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Why are we still continuing with a 'viceregal' political system? - Rounaq Jahan

Eroding democratic values and Constitution - Dr. M Zahir

Democracy: An unfinished agenda - Dr Kamal Hossain

A case for proportional representation - Rashed Khan Menon

Is majority rule same as democratic rule? - Kazi Anwarul Masud

Responsibilities of majority rule - Muhammad Zamir

The issue is democratic culture - Emajuddin Ahamed

Leaders and politicians - Mohammad Badrul Ahsan

Black money in electioneering - Inam Ahmed

Party nomination on sale - Rezaul Karim

The tale of limping parliament - Reaz Ahmed

Politicians hindering progress - AH Jaffor Ullah

Whither parliamentary standing committees - Shakhawat Liton

Politicians must take blame for failures - Syed Ashfaqul Haque


Antagonism takes precedence over understanding Shakhawat Liton

Thirteen years of democratic experience: Strengths and weaknesses Reaz Ahmad

Distorted political culture Shameem Mahmud

Party constitutions: Rarely followed Rezaul Karim



Whither parliamentary standing committees?

Shakhawat Liton

If the parliament is the nucleus of a democratic state, then the committee system within the parliament is the heart of the nucleus. The role of the parliamentary bodies dictates the fate of the parliament, so the committee system must be strengthened in building a democratic state.

It is also true that the committee system is the effective way of ensuring the executive accountability to the legislature. The committees have the in-built advantage of being the smaller bodies with greater time available to them to examine an issue in detail. It is indeed remarkable that while consensus often eludes the House, the committees are, by and large, able to produce unanimous reports. It is therefore no exaggeration to say that the real work of parliament nowadays is performed in the committees.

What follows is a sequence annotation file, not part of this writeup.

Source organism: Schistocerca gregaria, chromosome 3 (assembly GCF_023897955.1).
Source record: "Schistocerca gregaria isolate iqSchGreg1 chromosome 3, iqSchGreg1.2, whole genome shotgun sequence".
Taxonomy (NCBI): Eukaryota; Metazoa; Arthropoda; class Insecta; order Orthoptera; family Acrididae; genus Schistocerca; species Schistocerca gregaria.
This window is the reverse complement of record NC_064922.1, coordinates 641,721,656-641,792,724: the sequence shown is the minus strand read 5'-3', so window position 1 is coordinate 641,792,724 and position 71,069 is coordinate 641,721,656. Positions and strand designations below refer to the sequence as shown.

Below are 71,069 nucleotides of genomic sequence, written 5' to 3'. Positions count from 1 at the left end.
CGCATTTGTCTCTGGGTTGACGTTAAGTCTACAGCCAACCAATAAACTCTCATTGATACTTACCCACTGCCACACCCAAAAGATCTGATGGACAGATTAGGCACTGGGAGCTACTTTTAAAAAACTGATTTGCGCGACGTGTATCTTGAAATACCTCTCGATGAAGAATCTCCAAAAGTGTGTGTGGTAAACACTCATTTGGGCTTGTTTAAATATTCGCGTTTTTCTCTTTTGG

In our country the committee system has started to function for seven years. The achievement by this time could have been more than the visible if the process was not hampered because of negative culture of politics.

After reintroduction of the democracy in the country through the mass movement of 1990, we have already lost another seven years. Five years during the BNP government, 1991 to 1996, for appointment of ministers as the chairmen of the parliamentary standing committees on various ministries. Being dominated by the ministers the committees did not discharge their over seeing duties, as the ministers were reluctant to discuss about alleged irregularities and corruption in their respective ministries.

Though the Awami League government wasted about one and a half years to form the standing committees in seventh parliament after its inception, the government took step to break the tradition. The ministers were dropped from the posts of chairmen through amendment of the rules of procedure of the Jatiya Sangsad.

The positive role of the committees was very much visible though the then main opposition BNP had not nominated its deputies to different standing committees on the ministries at commencement of the bodies. After a few months of the formation of the bodies though the party nominated its deputies to the committees but it started to boycott the House.

And the current parliament is still in limbo, the main opposition Awami League has not nominated its lawmakers to all parliamentary standing committees, including 39 committees on the same number of ministries. About 21 months after inception of the eighth parliament, most of the vital bodies are functioning very poorly -- often following the positions of the respective ministries than having their own voice.